Turn off your engine after completing the previous steps.

  • Warning: If you continue to drive when your engine is overheated, you run a risk of boiling your cooling system and permanently damaging your engine.

  • Tip: You will know that your cooling system is boiling if you can see steam coming out from under the hood. You should also see warning lights and gauges indicating the engine is overheating. Do not open the hood until the engine has had a chance to cool.

Step 4: Allow the engine to cool. Once you and all your passengers have exited the car, leave the car alone until the engine is no longer overheated.

  • Note: This may take more than a half hour or more.

car with open hood, showing steam from engine bay

Remember, it’s important that you allow the vehicle to fully cool before opening the hood to access the overheating problem.

  • Warning: Whatever you do, do not open the radiator cap till the radiator and engine are cool to the touch, as the radiator and coolant is extremely hot and pressurized and can cause severe burns.

Take note that if the cooling system is not leaking coolant does not mean the cooling system is working to cool the engine properly. You may have electrical cooling fans that do not come on, a defective water pump or engine thermostat causing the overheating issue.

  • Warning: If you try and drive your vehicle after it has cooled, you run the risk of overheating the engine further and causing major engine damage. Have the engine checked as soon as possible.

Prolonged overheating will warp the cylinder head and create a head gasket failure, or worse, seize the motor completely. In the case of of overheating, it is best to have your vehicle looked at by a professional. A mobile mechanic, such as one from YourMechanic, can come out to your vehicle's location to inspect a case of overheating, and recommend the best path to repair, and to avoid future overheating.

The statements expressed above are only for informational purposes and should be independently verified. Please see our terms of service for more details
Icon-warranty_badge-02

Skip the repair shop, our top-rated mechanics come to you.

At your home or office

Choose from 600+ repair, maintenance & diagnostic services. Our top-rated mechanics bring all parts & tools to your location.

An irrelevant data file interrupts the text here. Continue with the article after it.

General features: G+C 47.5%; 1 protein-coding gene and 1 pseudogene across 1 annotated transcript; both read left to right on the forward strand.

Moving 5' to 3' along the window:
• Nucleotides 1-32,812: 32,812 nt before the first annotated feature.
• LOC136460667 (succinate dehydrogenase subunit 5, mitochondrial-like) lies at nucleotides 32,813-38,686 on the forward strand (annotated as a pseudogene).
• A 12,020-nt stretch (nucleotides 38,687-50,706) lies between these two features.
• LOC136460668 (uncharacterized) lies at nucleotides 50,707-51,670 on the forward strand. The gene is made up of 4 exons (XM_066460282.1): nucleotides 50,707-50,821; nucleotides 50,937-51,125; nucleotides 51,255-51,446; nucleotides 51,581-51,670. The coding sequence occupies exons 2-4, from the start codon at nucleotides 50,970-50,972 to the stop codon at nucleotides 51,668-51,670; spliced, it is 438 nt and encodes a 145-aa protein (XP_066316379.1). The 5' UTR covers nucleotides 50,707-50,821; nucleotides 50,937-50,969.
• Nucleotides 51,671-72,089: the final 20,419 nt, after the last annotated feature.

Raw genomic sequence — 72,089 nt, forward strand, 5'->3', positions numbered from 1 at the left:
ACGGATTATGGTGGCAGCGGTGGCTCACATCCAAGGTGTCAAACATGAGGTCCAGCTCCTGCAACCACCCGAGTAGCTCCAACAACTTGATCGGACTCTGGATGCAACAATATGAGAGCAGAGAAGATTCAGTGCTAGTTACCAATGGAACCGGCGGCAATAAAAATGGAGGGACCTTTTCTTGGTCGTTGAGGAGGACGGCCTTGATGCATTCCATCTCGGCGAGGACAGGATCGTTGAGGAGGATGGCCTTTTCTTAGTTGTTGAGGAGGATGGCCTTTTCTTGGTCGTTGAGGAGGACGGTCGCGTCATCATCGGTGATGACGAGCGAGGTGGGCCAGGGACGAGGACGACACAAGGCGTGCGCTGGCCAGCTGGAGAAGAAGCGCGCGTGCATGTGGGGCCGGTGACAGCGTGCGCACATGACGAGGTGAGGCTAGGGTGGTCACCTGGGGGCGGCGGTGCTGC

Fair & transparent pricing

See labor & parts costs upfront, so you can book with confidence.

12-month, 12,000-mile warranty

Our services are backed by a 12-month, 12,000-mile warranty for your peace of mind.

Get A Quote

Need Help With Your Car?

Our certified mobile mechanics make house calls in over 2,000 U.S. cities. Fast, free online quotes for your car repair.

GET A QUOTE

More related articles

P0052 OBD-II Trouble Code: HO2S Heater Control Circuit High (Bank 2 Sensor 1)
P0052 code definition HO2S Heater Control Circuit High (Bank 2 Sensor 1) What the...
The Traveler’s Guide to Driving in Malaysia
CraigBurrows / Shutterstock.com Malaysia is a popular destination for many tourists today. The country has amazing sights and attractions that you will want to explore....
Veteran and Military Driver Laws and Benefits in New Mexico
The state of New Mexico offers a number of benefits and perks for those Americans who have either served in an Armed Forces branch...


Related questions

Q: Reservoir keeps being empty no visible leaks and oil looks good color

The reservoir is going empty due to a blown head gasket most likely. You will need to have the system pressure tested first to make sure the radiator and coolant reservoir is not leaking under pressure. I suggest having a...

Q: Reduced engine power

I'm assuming that you are getting a message that says "Reduced Engine Power" in the driver information center. This is most likely due to a problem with the throttle system. There is no cable to actuate the throttle body;...

Q: How do you know if your water pump is bad on a gm3400 v-6? It is not leaking, but continues to run hot with a new radiator/stat.

The cooling system on these cars are notoriously difficult to deal with. I have extensive experience with this model of vehicle, and I can say with confidence that getting the cooling system bled can be quite hard to do at...